First-ever estimates show true burden of waterborne infections
Access to safe water and adequate sanitation is one of the most direct public health interventions experienced daily by Americans.
Providing widespread reliable and safe drinking water to homes and communities was one of the great public health successes of the early 20th century. Before that, waterborne diseases like cholera and typhoid were major causes of illness and death in the US. Despite the tremendous progress made in providing safe water, a new CDC report indicates that continued investment is needed to protect the public from waterborne disease. CDC’s first estimates of waterborne disease in the US indicate that every year, waterborne pathogens cause 7,000 deaths, 120,000 hospitalizations, 7 million illnesses, and $3 billion in healthcare costs. Increased recreational water use, aging drinking water infrastructure, a warming climate, and the increasingly complex ways that we use water help explain why controlling waterborne disease is still a challenge today.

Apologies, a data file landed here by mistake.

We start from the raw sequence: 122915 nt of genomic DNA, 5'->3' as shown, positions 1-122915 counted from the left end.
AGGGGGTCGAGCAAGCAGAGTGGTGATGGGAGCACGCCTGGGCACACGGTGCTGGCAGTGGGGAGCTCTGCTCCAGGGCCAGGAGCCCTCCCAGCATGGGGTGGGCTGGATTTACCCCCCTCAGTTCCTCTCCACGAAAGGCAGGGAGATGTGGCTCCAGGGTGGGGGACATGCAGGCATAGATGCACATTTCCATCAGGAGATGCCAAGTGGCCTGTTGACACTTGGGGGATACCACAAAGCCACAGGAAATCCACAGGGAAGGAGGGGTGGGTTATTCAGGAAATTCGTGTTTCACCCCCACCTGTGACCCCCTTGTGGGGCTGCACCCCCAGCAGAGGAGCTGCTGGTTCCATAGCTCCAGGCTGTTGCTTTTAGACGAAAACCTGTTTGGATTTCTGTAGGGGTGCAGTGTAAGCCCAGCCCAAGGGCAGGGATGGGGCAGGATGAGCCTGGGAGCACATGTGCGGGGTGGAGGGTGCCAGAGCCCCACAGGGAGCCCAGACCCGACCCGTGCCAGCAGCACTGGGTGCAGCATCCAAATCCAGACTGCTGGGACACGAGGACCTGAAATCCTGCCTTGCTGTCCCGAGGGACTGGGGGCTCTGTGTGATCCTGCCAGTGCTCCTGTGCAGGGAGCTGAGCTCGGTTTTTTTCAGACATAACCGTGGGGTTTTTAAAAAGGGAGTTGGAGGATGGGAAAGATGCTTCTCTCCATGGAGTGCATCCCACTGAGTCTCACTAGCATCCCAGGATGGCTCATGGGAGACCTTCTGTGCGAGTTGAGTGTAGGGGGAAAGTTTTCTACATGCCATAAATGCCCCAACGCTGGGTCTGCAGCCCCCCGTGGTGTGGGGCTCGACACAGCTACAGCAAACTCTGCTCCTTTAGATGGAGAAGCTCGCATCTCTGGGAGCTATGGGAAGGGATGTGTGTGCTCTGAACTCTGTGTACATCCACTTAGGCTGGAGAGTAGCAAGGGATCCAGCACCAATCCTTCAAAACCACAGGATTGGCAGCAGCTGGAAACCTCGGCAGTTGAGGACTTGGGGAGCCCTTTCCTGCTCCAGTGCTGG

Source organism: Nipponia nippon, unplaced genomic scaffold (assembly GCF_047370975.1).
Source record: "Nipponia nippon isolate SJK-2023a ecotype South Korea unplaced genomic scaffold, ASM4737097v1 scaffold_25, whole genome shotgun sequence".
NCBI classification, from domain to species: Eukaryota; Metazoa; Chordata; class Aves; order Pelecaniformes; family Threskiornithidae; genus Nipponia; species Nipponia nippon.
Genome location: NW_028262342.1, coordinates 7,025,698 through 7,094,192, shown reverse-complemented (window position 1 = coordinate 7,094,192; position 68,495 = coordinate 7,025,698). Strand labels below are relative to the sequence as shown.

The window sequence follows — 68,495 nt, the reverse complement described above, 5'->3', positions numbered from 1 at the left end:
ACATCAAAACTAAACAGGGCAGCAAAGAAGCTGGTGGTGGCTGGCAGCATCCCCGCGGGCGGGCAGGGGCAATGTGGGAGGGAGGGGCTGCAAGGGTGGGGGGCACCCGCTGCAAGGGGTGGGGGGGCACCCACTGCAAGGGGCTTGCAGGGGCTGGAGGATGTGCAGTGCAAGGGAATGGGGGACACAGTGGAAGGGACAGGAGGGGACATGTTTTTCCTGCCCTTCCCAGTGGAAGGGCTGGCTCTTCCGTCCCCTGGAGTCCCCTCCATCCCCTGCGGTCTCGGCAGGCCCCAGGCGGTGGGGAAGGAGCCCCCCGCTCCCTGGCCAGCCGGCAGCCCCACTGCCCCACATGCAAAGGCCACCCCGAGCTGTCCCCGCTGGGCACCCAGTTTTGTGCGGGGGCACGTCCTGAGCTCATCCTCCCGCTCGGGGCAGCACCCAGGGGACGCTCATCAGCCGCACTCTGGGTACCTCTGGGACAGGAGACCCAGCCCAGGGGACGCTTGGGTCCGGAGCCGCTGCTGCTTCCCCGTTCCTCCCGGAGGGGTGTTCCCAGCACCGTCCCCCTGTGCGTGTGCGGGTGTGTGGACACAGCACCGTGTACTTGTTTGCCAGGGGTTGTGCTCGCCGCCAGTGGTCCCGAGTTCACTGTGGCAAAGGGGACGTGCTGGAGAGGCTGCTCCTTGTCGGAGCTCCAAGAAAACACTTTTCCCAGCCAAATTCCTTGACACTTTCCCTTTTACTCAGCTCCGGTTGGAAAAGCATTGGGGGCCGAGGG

The report also highlights the growing role that biofilm pathogens play in causing illness and death. Biofilm is a slimy mixture of water and microbes that can grow in pipes, plumbing, pools and hot tubs, and industrial water systems. The picture of waterborne illness in the US is changing, and this report is an important first step in better understanding how to direct prevention activities and set new goals to improve public health.
Every year, waterborne disease causes 7 million illnesses and $3 billion in healthcare costs in the US.